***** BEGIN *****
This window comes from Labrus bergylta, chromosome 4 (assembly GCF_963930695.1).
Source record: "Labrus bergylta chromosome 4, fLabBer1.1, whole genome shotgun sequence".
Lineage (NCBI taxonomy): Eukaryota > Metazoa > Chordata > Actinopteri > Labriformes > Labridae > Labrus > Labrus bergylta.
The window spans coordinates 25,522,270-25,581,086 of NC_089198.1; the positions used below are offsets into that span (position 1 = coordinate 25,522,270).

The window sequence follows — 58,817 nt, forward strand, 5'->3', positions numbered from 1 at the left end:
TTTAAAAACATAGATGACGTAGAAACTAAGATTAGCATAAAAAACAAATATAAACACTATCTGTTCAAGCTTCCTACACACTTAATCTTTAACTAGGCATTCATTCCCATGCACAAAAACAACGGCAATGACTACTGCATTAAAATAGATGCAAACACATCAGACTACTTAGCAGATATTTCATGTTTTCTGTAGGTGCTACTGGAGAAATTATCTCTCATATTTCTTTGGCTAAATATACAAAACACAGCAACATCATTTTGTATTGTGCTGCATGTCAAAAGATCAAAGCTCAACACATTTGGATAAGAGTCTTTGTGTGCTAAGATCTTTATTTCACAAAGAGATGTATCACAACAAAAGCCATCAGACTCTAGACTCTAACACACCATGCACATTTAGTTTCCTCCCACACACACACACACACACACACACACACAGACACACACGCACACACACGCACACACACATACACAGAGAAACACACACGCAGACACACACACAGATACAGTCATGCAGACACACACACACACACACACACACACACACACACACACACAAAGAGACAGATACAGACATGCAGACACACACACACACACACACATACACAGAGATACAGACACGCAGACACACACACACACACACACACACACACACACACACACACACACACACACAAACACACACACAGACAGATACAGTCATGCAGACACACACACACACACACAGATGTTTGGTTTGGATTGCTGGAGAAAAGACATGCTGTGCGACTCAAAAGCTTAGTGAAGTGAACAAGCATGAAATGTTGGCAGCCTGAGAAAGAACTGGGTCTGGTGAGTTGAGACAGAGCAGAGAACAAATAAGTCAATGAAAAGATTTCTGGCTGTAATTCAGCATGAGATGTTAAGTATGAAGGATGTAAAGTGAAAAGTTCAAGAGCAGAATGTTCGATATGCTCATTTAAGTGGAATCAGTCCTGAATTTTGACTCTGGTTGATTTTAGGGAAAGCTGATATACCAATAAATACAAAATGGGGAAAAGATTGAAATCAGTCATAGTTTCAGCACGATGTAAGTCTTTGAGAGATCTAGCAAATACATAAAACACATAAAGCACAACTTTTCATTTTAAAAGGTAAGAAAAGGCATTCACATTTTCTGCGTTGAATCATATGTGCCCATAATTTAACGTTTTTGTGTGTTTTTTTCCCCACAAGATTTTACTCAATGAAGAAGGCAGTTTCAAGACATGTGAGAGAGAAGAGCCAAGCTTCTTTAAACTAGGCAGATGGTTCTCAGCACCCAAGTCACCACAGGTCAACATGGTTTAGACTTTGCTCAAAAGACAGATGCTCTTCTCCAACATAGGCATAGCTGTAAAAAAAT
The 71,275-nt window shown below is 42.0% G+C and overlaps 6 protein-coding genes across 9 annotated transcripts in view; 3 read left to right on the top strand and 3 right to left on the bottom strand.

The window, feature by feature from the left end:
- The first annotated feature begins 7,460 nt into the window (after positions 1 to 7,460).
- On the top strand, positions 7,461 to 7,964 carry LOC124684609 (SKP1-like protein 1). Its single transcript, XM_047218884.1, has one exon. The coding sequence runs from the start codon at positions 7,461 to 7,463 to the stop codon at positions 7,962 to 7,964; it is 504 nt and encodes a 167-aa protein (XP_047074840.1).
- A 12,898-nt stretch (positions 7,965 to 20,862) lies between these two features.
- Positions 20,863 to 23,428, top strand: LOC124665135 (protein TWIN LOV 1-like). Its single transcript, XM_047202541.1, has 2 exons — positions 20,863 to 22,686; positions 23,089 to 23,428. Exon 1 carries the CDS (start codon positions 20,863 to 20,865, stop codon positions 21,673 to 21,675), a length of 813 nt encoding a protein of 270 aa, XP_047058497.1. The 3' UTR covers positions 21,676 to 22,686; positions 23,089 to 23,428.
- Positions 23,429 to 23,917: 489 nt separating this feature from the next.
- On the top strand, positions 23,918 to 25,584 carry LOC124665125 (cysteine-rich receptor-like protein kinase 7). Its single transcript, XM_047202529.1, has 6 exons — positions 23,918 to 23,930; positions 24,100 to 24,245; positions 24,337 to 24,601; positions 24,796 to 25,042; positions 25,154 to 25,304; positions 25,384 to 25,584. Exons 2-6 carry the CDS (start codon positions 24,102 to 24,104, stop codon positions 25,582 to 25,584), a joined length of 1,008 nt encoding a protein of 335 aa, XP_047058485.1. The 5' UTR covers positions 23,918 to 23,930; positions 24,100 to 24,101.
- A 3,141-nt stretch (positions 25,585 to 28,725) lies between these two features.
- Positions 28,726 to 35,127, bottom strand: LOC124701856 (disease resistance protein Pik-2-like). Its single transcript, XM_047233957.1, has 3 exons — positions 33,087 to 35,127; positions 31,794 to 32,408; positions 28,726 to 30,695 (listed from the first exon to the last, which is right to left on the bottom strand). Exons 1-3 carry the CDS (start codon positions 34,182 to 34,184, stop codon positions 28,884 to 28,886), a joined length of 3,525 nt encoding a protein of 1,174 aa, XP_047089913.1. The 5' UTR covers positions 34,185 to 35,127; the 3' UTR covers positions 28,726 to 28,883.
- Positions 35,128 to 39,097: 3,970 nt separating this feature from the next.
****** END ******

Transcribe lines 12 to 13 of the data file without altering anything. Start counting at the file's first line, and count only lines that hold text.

- Positions 20,863 to 23,428, top strand: LOC124665135 (protein TWIN LOV 1-like). Its single transcript, XM_047202541.1, has 2 exons — positions 20,863 to 22,686; positions 23,089 to 23,428. Exon 1 carries the CDS (start codon positions 20,863 to 20,865, stop codon positions 21,673 to 21,675), a length of 813 nt encoding a protein of 270 aa, XP_047058497.1. The 3' UTR covers positions 21,676 to 22,686; positions 23,089 to 23,428.
- Positions 23,429 to 23,917: 489 nt separating this feature from the next.